So what should one think about the underachievement in the emerging market dividend space? Is it merely a matter of patience? Or are these ETFs tracking unreliable indices with questionable risk-reward benefits?
Conceptually, I like "EM Div" ETFs. Yet, one reason they may not be as attractive as their domestic counterparts are the comparable yields. The annualized dividend yield in this space is not significantly higher than emerging market sovereign debt. That fact may contribute to the enormous interest in
PowerShares Emerging Market Sovereign
In contrast, most of the popular U.S. dividend ETFs have yields that are close to two times the 1.6%-yielding 10-year Treasury.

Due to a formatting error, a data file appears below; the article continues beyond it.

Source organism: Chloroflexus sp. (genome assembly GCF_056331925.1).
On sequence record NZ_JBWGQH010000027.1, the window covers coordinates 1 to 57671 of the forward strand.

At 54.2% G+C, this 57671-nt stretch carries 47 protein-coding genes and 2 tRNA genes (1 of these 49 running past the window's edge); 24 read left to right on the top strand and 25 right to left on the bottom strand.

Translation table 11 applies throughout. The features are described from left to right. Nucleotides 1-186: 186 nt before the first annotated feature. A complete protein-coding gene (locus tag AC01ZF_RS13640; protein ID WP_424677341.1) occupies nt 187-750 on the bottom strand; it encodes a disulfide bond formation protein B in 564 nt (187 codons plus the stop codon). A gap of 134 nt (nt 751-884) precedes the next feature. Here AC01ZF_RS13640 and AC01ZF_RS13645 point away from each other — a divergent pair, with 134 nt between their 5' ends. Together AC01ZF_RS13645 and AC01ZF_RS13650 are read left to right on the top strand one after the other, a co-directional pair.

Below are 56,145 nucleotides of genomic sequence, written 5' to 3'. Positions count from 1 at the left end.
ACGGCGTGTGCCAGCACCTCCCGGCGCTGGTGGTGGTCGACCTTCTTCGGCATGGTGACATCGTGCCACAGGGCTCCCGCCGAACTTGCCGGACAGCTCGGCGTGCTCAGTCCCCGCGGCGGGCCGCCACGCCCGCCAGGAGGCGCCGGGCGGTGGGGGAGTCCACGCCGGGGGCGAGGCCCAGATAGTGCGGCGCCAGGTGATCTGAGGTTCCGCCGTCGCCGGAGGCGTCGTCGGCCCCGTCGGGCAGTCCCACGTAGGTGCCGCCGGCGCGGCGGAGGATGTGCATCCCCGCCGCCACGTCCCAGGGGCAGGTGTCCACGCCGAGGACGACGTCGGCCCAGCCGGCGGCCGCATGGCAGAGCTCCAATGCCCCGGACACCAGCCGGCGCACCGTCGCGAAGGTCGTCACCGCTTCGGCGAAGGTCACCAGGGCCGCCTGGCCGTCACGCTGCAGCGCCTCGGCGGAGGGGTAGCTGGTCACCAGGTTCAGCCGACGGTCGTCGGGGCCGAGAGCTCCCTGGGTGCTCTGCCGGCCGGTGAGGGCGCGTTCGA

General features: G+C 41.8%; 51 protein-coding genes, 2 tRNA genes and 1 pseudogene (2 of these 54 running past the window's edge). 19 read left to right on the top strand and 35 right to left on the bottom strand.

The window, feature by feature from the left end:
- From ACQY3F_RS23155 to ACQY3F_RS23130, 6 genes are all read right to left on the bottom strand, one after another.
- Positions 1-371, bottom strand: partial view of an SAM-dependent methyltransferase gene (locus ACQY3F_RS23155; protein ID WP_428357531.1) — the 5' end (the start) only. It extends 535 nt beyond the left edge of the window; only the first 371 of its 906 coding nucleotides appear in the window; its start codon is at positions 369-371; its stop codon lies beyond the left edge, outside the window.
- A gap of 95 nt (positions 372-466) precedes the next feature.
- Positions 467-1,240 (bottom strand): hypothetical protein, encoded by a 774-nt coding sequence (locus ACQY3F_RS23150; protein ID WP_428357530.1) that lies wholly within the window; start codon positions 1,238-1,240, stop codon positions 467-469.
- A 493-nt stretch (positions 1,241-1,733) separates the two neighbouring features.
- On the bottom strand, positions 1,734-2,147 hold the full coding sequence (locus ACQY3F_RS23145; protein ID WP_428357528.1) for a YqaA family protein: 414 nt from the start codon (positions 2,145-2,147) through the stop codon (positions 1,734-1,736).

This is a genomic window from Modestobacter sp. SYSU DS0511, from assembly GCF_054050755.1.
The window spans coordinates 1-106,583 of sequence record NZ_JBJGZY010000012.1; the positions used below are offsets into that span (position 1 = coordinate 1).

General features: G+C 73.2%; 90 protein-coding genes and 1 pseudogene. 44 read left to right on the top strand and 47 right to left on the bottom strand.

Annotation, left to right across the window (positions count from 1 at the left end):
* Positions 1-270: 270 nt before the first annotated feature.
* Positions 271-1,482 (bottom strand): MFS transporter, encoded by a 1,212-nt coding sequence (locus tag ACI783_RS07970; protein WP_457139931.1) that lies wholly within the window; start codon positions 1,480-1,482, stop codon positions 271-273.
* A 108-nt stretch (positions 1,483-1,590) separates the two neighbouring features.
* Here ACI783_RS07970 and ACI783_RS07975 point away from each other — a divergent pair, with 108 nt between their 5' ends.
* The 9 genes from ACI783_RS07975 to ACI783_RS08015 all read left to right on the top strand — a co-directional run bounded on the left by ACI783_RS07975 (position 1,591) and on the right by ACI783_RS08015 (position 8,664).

Granted, for many folks, Vanguard Emerging Markets ETF may not be worthy of the volatility here in 2012; not everyone is going to jump through hoops for 2.2% annualized. Nevertheless, there are emerging market investments with better-than-average dividend production and less volatility than VWO or SPY.
iShares MSCI Malaysia
has a beta of 0.79 and an annual dividend yield of 3.7%.
Long-time readers know that
I discuss Malaysia
with a great deal of frequency. Not only is the dividend more attractive than the broader emerging market benchmark, but the EWM:VWO price ratio demonstrates significant relative strength.
If you're going to
select an emerging market investment
or you're going to look for yield to offset the risk of ownership, EWM is tough to beat.
This article is commentary by an independent contributor, separate from TheStreet's regular news coverage.
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